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Thu, 18 July 2024

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By Ben Guerin
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Only one Jeremy Corbyn? A short history of political candidates sharing names

YouTuber Niko Omilana

5 min read

The largely unknown constituencies of Feverford in Kent and Trough in Hertfordshire are linked by the fact that in the 1950s they were represented, simultaneously, by the same individual.

At least that was the plot of the 1953 novel Gentian Violet, a commentary on the stifling atmosphere of 1950s consensus politics. It tells the story of Jim Blundel, who due to an error on his naval papers, is also given the name James Stewart-Blundel and thus two identities. Aided by a fake beard, he contrives to enter Parliament as both a Conservative and a Labour MP.

By contrast, the YouTuber Niko Omilana who apparently appears on 11 different ballot papers at this election is real, although he may yet find himself in hot water with the authorities. 

The more common electoral problem is not one person with different names, or even one person standing in multiple places, but multiple candidates who share the same name.

There was, for example, at this election the attempt by another well-known YouTuber to stand in Islington North under the name Jeremy Corbyn. As stunts go, this was not original.

In 1983 a bearded ex-law student called Colin Hanoman changed his name by deed poll to Mr Margaret Thatcher and tried to stand in Finchley. He claimed his agent was Ronald Reagan (of the “White House, Peckham”) and spoke to journalists with a bag over his head to focus on “issues, not faces”.

Roy Jenkins faced similar attempts twice, in both the Warrington and Glasgow Hillhead by-elections – in the latter potentially facing off against two rivals called Roy Jenkins and Woy Jenkins. These candidates usually fail to make it to the ballot paper, although one of the other Roy Jenkins was allowed in Hillhead and in 1970, in Bexley, Edward Heath faced another Edward Heath.

James Robert Lambert had, by deed poll, added Edward at the front of his name and Heath at the other end. At the previous election, Heath had only held the seat with a slim majority of just over 2000 votes and the Conservatives were required to put in serious efforts to make it clear which was the “real” Ted Heath. The party sent out four separate leaflets telling voters how to identify the genuine Conservative candidate, and on polling day had both loudspeaker announcements and pickets around polling stations warning of “Imposters”. The Other Ted Heath still polled almost 1000 votes.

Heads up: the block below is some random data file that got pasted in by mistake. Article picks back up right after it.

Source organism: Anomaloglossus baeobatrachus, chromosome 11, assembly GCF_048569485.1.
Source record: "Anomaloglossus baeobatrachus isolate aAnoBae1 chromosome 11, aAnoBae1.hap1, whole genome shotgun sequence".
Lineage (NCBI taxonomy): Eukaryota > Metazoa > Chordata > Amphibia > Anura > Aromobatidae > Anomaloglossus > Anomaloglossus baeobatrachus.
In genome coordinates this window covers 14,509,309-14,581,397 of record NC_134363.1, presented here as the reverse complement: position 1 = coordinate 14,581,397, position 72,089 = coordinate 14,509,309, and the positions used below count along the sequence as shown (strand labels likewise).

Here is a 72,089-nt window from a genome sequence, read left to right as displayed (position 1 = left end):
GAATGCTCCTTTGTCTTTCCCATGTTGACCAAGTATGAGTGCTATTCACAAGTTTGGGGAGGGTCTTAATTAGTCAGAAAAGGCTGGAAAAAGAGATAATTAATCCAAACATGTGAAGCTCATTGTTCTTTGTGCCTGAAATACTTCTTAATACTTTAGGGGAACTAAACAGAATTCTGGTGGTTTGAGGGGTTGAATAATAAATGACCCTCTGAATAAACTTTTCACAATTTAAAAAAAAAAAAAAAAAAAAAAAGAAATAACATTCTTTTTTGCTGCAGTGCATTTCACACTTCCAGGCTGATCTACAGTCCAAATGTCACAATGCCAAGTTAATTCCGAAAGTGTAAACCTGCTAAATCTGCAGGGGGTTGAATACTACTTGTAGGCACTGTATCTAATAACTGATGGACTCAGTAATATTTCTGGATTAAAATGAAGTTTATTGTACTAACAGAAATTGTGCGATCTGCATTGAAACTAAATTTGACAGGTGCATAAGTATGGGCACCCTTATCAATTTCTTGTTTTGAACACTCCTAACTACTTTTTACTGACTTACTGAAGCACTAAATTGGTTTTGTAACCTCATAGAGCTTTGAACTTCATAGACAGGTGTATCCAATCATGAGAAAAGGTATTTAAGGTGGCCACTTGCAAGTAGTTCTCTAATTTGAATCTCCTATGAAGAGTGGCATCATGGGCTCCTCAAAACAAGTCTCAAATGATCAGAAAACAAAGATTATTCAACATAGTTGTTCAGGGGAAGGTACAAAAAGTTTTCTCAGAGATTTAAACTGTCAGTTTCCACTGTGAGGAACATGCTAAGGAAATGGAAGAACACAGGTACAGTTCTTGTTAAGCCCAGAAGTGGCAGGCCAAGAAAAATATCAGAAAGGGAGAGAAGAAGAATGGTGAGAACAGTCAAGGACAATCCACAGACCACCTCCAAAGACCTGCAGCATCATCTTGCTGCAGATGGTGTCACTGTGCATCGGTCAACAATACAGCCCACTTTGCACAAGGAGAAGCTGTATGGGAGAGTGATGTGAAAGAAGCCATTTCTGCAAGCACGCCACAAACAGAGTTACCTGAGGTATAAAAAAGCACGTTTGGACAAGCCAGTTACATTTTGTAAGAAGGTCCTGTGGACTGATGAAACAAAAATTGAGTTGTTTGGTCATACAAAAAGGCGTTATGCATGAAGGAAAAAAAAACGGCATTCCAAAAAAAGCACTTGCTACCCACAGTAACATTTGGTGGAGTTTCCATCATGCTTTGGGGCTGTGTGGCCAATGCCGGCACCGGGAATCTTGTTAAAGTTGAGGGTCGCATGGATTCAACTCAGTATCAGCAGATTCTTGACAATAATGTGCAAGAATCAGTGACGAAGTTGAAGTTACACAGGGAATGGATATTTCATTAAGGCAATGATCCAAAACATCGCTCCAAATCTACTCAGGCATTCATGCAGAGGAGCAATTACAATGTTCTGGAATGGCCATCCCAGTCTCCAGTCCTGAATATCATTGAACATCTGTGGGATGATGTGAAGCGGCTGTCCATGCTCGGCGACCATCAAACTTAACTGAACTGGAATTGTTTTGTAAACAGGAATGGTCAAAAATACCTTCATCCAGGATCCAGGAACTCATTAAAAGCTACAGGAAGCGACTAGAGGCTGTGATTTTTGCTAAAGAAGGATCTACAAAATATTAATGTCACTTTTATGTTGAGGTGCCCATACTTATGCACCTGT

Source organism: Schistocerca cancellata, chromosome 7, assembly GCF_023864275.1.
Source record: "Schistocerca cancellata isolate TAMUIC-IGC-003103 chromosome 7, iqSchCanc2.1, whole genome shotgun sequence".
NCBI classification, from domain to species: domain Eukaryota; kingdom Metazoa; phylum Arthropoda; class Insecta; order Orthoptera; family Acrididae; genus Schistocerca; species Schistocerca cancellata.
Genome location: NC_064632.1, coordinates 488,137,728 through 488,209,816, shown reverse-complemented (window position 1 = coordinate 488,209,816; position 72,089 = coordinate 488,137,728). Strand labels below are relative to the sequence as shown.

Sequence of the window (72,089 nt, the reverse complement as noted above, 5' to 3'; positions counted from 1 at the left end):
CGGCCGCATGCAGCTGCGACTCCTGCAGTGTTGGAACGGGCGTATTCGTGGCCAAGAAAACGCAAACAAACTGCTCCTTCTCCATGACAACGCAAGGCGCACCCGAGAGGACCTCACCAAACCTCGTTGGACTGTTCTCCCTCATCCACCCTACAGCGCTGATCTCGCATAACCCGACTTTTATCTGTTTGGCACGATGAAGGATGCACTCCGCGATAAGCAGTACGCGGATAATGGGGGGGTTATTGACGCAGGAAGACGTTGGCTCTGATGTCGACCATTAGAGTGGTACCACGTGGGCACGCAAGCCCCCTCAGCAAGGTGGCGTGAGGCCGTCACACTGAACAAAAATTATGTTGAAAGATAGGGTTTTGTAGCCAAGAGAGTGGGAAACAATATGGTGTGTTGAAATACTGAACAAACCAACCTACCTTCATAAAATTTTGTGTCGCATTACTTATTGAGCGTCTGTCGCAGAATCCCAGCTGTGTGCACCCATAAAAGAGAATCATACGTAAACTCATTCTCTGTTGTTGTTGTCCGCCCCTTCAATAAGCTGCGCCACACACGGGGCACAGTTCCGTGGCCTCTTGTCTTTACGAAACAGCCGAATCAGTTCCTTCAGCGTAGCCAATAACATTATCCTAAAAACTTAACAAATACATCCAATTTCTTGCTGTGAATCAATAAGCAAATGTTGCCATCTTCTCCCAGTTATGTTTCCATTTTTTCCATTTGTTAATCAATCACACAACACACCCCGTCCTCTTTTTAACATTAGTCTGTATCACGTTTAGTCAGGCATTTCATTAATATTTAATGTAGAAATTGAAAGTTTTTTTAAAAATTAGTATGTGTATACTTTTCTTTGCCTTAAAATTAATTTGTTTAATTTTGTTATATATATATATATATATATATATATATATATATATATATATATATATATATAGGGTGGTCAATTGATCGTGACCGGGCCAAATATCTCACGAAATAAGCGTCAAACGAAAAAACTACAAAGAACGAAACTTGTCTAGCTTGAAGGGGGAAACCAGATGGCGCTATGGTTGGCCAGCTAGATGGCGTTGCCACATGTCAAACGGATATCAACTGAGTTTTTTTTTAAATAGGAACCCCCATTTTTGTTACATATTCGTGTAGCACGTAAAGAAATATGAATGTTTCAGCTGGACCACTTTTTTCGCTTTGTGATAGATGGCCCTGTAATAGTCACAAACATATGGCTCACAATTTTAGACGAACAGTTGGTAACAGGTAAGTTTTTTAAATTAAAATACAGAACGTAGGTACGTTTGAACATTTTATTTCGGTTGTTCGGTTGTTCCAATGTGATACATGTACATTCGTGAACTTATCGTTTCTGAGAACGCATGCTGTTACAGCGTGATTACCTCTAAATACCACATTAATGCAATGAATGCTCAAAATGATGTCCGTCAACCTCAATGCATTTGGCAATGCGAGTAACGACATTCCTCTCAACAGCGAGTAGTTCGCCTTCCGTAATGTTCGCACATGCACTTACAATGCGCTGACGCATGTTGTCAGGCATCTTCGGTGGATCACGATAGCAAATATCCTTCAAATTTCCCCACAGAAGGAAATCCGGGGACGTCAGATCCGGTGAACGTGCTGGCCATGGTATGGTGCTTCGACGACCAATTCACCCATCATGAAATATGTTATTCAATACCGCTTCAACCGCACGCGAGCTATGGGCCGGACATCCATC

Occasionally, this can happen purely by chance – as in Mid-Buckinghamshire in this election where both the Conservative and the Green candidate are called Greg Smith. Duplication of names isn’t as serious a problem as it used to be, partly because we now allow party names on ballot papers.

But in December 1910, there were three constituencies – Chelsea, Tyneside and North West Lanarkshire – where candidates with the same surname paired off, at a time when there were no party labels on ballot paper.

It’s also less of a problem now because the law is now much stricter on what party labels can be used. The bearded Margaret Thatcher had wanted to stand as a Conservationist candidate. In Warrington, at one point there were three candidates claiming to be Social Democrats, two of which were called Roy Jenkins. The Other Ted Heath claimed to represent the Conservative and Consult the People Party.  And, perhaps most famously of all, in 1994, Richard Huggett stood as a Literal Democrat in the European Parliament elections, winning over 10,000 votes, in a seat which the Liberal Democrats failed to take by 700. “If I have confused anyone then that is an indictment of our education system”, he said, not entirely convincingly.

Tony Benn’s view of all this was summed up in a letter he wrote to Mr Thatcher, when the latter appealed for help. “People fought and died for the right to vote. Do not mock it by farce”. 

Our favourite example, because it reflects local demography, rather than being the result of attention-seekers, came in Anglesey. In 1955, the winning candidate was a Mr Hughes for Labour. In second came a different Mr Hughes. In third, yet another Mr Hughes. And in fourth, a Mr Jones.

Nine years later, in 1964, Mr Hughes held the seat. Behind him, in second, came a Mr Jones; behind him another Mr Jones, and behind him, yes, yet another Mr Jones.

And pre-war, in 1922, Anglesey had seen a Sir O Thomas beat a Sir R Thomas. The former then died a year later, being succeeded by the latter.

“Anglesey” itself is one constituency with two names. From 1983 it has been known as Ynys Môn, part of a gradual shift away from the use of Anglicised names in parts of Scotland and Wales. This campaign had long antecedents. Almost a hundred years before, in 1885, the Boundary Commisioners were addressed by those campaigning for Welsh names for constituencies. In the words of the Telegraph: “They enforced their appeals by dwelling with evident satisfaction on the rhythmical beauty of names which to the eye and ear of the uninstructed Saxon seem an arbitrary jumble of consonants and vowels”. The Telegraph wondered where it would all end. You can imagine what they would have made of Na h-Eileanan an Iar.

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